There have also been some very successful multi-artist Christmas projects through the years. The Christmas In The Valley series, created by Ted Daigle of Ottawa radio station CKBY, in collaboration with popular recording artist/TV Show star Wayne Rostad (of CBC’s On The Road Again), ran for some seven annual Volumes, featuring Christmas songs performed by the Who’s Who of the Ottawa Valley country music scene. Proceeds of more than a quarter-million dollars from sales of the albums were donated to the Children’s Hospital of Eastern Ontario.
Similar Christmas fund-raising projects, with multi-artist compilations CD’s were produced by Gilles Godard (Holiday Heroes/Folks Like Us / Uniting The Spirit) on behalf of the Special Olympics In Canada; while CMT Canada issued annual Volumes in their A CMT Christmas series. Jim Hopson’s Wellcraft Music Group collaborated with Oshawa Radio station KX-96 on a series of multi-artist Christmas album projects in aid of children’s charities. Laurie Thain produced The Greatest Gift multi-artist CD which featured a bevy of west coast country talent, with proceeds again going to children’s charities. Kevin Evans (of Garrison Brothers fame) put together a similar package featuring East Coast talents, under the CD title An East Coast Christmas.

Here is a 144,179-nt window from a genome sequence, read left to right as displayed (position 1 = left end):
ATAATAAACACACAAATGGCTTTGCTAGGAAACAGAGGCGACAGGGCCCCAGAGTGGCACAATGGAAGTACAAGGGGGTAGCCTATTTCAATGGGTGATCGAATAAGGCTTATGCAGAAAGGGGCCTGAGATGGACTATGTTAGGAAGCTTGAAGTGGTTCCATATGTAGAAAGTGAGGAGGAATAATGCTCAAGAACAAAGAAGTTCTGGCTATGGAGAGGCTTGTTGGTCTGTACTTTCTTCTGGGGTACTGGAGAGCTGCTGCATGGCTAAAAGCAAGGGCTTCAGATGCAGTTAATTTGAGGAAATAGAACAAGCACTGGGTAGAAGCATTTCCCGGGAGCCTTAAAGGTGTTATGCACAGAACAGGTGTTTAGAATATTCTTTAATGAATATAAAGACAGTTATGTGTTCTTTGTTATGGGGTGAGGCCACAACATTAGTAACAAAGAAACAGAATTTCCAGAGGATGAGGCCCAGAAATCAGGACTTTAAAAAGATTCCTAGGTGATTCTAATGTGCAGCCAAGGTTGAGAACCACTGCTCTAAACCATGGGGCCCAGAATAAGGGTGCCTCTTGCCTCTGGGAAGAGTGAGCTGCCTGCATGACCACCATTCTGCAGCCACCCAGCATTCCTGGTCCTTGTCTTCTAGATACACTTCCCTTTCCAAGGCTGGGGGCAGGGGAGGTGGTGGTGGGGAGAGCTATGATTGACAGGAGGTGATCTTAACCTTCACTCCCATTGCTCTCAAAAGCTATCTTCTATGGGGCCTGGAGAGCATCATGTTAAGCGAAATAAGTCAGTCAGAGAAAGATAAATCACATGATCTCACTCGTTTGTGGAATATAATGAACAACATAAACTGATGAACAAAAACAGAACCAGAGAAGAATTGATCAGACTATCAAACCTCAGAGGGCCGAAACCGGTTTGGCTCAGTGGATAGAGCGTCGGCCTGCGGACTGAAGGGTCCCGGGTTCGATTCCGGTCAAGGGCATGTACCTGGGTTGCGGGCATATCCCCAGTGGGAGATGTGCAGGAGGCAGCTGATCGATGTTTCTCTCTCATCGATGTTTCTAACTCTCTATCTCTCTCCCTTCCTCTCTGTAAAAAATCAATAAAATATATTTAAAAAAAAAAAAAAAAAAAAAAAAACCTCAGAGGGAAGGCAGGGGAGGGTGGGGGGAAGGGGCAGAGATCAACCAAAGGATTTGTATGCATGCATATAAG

One of the few Canadian record labels to feature its roster of artists on a Christmas CD was Savannah Records. In 1992 their At Christmas We Sing CD featured Yuletide offerings by such favorites as Terry Carisse, Gary Fjellgaard, Anita Perras, The Good Brothers, One Horse Blue, Tim Taylor, etc. Many years before this Savannah Records release, the fabled ARC Records label issued the vinyl Lp “Country Christmas” which contained Christmas songs by artists of the day like Artie MacLaren, Sharon Strong, Lonnie & Lottie and the late dobro master Dean Hutchinson.
Through the years there have been many Christmas “single” releases by Canadian country artists, many of which received sizeable airplay on Canadian radio stations, but due to their short life span during a Christmas music season on radio, none have achieved any sizeable chart standing.
SONGWRITERS LIGHT UP THE CHARTS
Many of these Christmas singles, and indeed many of the songs included on Christmas albums by Canadian country artists, were written by Canadians. Several of these Christmas compositions achieved success beyond Canadian airwaves, most notably Hank Snow’s Reindeer Boogie, which was not only a seasonal favorite for him, but also revived to great success in 1999 by Nashville star Trisha Yearwood, who actually saw her version crack the Billboard Country Hit Charts that year. Another Canuck Christmas composition achieving hit chart status was the Emmylou Harris recording of Light Of The Stable, penned by Nova Scotia’s Steven & Elizabeth Rhymer. The song was also the title track of Harris’ 1980 Christmas Lp, produced by her then husband Brian Ahern, the 2006 inductee into the Canadian Country Music Hall of Fame.
What started out as being a feature on the shortage of Christmas music created by Canadian country artists, seems to have blossomed into an extensive historical overview on a sizeable library of music. It seems that Santa and the North Pole environs may have been an inspiration after all.
CANADIAN COUNTRY CHRISTMAS ALBUMS